Roofing Contractor Responsibilities

The commercial roofing contractor is responsible to repair the roof if they have installed it improperly due to poor workmanship. A reputable roofer’s workmanship warranty should cover these repairs, and they should not cost you anything. To avoid workmanship issues, always hire an experienced, reputable contractor known for high-quality craftsmanship for roof repairs and replacement. As with your lease, ensure your workmanship contract is specific about areas such as the occupant’s responsibility to notify the warranty holder within a defined time period regarding any roof leaks.

Designer Responsibilities

What happens if the problem isn’t caused by maintenance issues or improper installation but the design itself? According to the Guidelines for a Successful Construction Projects published by the CRCA (Canadian Roofing Contractors Association), “Contractors and subcontractors must not be held responsible for the adequacy of the performance or design criteria indicated by the contract documents.” In other words, the designer of record is responsible for design issues, not the roofing contractor. The designer’s responsibility includes determining structural and environmental design loads, wind uplift [Link to wind uplift article], (except for installation issues), construction specifications and design changes, and compliance of applicable codes.

Understand the Requirements of Different Types of Leases

Who pays for maintenance and repairs can be broken down into three main categories: gross lease, modified gross lease, or triple net lease.

Gross Lease

The landlord covers all expenses related to the property, including property taxes, insurance, and maintenance. The landlord is responsible for all repairs and improvements unless otherwise specified.

Modified Gross Lease

The lease payment does not include expenses such as property taxes, insurance, or maintenance. The landlord is still responsible for making all repairs and improvements to the property unless otherwise specified.

Triple Net Leases (NNN)

The lease rental payment does not include property taxes, insurance, or maintenance. The tenant is responsible for all repairs and improvements to the property, plus a portion of the property taxes, insurance, and maintenance costs.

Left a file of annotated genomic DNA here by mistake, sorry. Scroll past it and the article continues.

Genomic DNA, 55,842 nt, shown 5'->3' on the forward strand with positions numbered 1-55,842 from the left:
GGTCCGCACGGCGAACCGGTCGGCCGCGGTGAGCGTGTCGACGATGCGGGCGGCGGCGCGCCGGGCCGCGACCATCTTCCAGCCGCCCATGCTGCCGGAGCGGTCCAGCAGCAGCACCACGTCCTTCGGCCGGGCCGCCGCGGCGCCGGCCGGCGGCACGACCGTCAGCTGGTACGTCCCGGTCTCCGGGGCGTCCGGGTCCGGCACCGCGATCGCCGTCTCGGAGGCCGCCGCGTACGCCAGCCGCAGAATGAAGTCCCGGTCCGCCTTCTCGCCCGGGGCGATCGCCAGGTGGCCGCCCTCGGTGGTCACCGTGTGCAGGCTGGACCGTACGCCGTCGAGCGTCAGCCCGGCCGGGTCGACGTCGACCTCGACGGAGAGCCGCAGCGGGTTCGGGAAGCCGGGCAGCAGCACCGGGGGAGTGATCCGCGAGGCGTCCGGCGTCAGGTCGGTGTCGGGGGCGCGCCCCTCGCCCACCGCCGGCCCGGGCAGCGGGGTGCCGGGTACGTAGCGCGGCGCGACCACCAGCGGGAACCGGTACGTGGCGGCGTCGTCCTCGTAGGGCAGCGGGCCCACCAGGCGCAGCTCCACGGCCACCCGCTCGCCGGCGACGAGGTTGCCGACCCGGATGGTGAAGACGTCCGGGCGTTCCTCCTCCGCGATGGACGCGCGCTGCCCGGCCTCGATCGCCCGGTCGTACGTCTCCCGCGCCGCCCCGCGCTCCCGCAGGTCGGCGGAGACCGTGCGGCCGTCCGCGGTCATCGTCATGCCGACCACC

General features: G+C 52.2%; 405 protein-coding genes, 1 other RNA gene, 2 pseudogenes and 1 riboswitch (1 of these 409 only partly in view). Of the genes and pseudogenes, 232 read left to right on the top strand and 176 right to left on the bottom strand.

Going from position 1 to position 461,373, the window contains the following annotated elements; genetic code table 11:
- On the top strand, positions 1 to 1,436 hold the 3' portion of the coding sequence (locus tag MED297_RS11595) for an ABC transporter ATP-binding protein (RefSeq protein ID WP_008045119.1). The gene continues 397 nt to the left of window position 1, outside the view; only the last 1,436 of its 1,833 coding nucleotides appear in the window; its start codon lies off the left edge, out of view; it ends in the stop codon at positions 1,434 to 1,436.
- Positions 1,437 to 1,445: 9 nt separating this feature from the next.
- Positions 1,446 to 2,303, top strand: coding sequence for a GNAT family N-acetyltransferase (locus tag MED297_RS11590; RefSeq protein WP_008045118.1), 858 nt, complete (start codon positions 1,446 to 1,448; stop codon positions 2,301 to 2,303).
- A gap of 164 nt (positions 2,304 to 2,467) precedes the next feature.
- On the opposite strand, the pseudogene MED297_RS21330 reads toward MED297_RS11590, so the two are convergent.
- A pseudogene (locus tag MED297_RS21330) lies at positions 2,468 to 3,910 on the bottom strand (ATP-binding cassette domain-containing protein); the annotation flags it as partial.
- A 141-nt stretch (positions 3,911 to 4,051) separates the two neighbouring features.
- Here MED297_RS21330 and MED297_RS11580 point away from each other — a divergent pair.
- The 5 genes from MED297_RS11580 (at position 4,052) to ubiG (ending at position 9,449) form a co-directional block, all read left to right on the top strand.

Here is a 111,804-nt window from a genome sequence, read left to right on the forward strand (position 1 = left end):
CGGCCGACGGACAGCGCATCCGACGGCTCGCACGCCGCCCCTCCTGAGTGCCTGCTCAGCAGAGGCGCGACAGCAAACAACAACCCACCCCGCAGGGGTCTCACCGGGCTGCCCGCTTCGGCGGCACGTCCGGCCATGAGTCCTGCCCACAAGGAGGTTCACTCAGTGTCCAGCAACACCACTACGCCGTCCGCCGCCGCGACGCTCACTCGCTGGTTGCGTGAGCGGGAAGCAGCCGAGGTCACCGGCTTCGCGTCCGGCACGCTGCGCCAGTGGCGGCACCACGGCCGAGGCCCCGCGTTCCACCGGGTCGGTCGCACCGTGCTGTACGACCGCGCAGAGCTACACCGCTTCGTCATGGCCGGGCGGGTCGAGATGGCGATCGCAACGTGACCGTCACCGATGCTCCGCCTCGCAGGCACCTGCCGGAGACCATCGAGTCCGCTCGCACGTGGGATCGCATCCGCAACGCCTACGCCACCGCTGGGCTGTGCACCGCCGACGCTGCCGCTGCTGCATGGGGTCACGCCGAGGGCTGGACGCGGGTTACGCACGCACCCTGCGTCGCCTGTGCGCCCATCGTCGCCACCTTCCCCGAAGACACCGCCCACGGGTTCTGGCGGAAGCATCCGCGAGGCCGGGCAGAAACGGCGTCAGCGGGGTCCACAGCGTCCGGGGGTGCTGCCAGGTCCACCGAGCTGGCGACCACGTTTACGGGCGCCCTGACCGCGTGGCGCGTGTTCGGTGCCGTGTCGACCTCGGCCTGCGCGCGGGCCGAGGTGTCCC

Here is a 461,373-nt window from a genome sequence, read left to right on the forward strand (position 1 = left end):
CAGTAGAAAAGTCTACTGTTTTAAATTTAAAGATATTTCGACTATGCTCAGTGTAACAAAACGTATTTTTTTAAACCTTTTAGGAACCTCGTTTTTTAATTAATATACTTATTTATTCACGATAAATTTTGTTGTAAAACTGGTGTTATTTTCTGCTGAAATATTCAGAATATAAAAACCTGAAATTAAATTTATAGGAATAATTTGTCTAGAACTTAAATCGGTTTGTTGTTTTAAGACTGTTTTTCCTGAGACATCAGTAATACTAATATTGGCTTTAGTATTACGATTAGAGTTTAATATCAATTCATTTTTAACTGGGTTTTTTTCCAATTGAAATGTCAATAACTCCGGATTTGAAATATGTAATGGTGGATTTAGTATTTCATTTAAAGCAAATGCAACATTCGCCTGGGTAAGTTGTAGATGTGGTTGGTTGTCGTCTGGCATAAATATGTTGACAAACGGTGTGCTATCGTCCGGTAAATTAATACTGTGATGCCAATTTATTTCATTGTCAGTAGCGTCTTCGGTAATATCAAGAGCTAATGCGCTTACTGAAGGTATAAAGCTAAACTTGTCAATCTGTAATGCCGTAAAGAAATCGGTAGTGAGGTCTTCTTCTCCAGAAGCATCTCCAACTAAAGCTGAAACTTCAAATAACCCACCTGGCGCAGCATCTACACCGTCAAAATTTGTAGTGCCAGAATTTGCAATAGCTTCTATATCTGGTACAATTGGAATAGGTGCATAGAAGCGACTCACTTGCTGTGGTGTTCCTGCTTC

Again, each lease depends on the negotiated terms, making it crucial that tenants and landlords are clear about their respective obligations for roof maintenance.

Insurance Considerations

When negotiating lease terms related to maintenance and repairs, don’t forget to consider insurance in the package. While landlords typically carry insurance for the overall structure and property improvements, tenants may be required to take out insurance to cover business-related improvements and contents. Understanding the insurance coverage and how it applies to roof repairs is essential for both parties.

Hire the Best Roofing Contractor for all Your Commercial Roof Repairs and Replacements

The key takeaway for both landlords and tenants is to negotiate your lease carefully, draft a clear and comprehensive document that addresses all maintenance and repair responsibilities in detail, and thoroughly understand the agreement before signing it. You can significantly cut down on potential expenses, problems, and liabilities by hiring a professional roofing contractor for all your commercial roof repairs and roof replacement.

Elite Roofing is known by commercial property owners and developers throughout Ontario for integrity and superior workmanship. Contact us for your next roofing project.